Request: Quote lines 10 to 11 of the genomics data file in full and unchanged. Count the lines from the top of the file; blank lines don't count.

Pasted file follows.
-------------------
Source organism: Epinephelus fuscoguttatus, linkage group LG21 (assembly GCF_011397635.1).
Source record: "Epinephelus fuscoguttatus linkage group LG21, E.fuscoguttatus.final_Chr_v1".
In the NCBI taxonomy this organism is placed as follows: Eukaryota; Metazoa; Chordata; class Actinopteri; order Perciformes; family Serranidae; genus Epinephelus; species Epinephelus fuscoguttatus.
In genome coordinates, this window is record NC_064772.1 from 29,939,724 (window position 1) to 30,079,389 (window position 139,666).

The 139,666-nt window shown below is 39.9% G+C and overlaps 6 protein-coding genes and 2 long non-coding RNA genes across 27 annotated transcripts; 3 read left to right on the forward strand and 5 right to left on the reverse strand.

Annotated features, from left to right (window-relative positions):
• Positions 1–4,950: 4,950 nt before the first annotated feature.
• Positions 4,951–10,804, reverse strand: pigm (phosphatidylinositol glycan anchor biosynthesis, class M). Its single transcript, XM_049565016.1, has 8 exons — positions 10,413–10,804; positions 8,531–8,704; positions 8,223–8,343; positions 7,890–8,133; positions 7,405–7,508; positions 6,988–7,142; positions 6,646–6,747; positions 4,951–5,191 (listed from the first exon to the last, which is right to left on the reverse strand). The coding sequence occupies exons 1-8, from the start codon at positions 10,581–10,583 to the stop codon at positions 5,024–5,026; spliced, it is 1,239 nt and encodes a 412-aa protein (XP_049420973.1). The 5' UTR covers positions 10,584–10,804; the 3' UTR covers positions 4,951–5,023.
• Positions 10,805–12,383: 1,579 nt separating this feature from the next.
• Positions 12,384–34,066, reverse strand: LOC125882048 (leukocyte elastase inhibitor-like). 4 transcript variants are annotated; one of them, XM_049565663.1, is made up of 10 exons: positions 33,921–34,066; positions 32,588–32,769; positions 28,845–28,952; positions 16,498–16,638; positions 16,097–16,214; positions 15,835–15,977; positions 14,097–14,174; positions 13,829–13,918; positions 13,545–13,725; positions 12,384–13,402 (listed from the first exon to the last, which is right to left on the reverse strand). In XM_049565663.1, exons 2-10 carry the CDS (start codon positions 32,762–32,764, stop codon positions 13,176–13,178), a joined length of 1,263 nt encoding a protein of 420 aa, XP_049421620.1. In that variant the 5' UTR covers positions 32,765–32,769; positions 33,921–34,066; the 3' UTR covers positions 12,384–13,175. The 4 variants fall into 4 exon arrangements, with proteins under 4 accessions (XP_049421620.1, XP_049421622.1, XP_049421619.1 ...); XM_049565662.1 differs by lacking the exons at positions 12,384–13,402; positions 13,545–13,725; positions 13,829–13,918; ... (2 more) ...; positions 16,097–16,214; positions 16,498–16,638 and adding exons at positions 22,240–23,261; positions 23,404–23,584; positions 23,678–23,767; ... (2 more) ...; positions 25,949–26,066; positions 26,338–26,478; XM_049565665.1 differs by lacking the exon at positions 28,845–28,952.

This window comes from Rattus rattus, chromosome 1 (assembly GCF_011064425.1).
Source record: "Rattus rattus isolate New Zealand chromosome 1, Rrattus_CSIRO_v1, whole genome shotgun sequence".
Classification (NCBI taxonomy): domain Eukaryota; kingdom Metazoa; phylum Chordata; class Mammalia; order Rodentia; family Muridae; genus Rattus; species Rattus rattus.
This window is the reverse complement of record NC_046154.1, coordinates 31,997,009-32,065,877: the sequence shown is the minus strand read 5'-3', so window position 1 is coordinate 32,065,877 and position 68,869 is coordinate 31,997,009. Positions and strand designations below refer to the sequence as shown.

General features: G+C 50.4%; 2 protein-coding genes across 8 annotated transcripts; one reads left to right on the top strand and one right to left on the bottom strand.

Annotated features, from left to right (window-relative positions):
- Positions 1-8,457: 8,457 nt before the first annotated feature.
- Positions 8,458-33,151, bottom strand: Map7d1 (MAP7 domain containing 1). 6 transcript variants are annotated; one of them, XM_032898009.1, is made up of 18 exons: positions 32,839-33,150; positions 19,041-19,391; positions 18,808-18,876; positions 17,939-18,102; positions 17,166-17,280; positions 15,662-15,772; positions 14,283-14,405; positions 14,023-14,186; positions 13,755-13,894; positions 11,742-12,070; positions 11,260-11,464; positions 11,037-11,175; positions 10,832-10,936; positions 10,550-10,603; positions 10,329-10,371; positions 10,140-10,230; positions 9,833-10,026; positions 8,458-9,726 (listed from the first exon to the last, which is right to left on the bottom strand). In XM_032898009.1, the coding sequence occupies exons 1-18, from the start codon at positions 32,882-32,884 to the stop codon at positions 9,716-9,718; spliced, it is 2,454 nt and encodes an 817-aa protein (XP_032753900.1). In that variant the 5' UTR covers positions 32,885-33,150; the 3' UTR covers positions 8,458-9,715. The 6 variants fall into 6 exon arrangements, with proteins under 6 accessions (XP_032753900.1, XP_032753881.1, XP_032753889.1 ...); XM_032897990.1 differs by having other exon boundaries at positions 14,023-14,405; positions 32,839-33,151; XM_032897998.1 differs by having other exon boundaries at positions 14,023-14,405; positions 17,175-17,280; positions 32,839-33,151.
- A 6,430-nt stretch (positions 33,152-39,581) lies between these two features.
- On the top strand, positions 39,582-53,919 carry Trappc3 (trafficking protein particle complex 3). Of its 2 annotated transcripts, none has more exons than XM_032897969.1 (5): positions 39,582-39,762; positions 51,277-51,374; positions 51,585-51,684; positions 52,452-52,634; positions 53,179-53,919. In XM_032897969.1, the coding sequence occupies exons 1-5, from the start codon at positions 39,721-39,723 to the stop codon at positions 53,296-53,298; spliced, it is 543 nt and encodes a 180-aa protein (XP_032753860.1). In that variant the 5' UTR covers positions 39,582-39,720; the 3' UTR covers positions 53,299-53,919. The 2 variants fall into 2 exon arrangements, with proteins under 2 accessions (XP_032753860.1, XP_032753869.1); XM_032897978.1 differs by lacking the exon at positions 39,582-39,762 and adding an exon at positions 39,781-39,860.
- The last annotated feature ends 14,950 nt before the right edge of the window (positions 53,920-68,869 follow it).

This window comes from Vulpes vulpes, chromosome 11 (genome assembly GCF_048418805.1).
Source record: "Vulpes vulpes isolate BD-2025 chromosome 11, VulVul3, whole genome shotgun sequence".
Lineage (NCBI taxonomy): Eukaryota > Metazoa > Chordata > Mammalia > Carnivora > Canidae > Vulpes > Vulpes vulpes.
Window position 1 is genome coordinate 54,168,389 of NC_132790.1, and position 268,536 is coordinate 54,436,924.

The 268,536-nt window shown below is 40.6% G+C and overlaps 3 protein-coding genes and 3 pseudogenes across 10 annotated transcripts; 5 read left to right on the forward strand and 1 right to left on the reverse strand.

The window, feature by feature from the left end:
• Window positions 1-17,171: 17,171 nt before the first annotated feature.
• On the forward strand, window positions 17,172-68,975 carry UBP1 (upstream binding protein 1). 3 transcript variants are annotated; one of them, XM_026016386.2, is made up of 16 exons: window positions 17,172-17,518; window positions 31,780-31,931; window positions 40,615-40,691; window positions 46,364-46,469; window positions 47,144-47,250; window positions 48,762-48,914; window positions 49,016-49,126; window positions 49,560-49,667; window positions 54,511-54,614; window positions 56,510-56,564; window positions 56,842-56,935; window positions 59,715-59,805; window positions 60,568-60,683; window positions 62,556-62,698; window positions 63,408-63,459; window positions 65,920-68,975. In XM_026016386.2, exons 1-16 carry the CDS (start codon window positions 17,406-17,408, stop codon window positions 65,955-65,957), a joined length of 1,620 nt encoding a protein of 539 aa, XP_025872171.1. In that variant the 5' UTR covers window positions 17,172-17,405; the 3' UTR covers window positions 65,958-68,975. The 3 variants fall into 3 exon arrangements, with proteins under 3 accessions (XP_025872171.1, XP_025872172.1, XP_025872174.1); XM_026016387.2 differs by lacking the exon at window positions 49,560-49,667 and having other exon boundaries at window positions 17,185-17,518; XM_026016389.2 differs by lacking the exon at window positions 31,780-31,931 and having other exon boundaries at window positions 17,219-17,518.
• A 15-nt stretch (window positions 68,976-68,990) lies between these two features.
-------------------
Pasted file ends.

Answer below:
• Positions 12,384–34,066, reverse strand: LOC125882048 (leukocyte elastase inhibitor-like). 4 transcript variants are annotated; one of them, XM_049565663.1, is made up of 10 exons: positions 33,921–34,066; positions 32,588–32,769; positions 28,845–28,952; positions 16,498–16,638; positions 16,097–16,214; positions 15,835–15,977; positions 14,097–14,174; positions 13,829–13,918; positions 13,545–13,725; positions 12,384–13,402 (listed from the first exon to the last, which is right to left on the reverse strand). In XM_049565663.1, exons 2-10 carry the CDS (start codon positions 32,762–32,764, stop codon positions 13,176–13,178), a joined length of 1,263 nt encoding a protein of 420 aa, XP_049421620.1. In that variant the 5' UTR covers positions 32,765–32,769; positions 33,921–34,066; the 3' UTR covers positions 12,384–13,175. The 4 variants fall into 4 exon arrangements, with proteins under 4 accessions (XP_049421620.1, XP_049421622.1, XP_049421619.1 ...); XM_049565662.1 differs by lacking the exons at positions 12,384–13,402; positions 13,545–13,725; positions 13,829–13,918; ... (2 more) ...; positions 16,097–16,214; positions 16,498–16,638 and adding exons at positions 22,240–23,261; positions 23,404–23,584; positions 23,678–23,767; ... (2 more) ...; positions 25,949–26,066; positions 26,338–26,478; XM_049565665.1 differs by lacking the exon at positions 28,845–28,952.

This window comes from Rattus rattus, chromosome 1 (assembly GCF_011064425.1).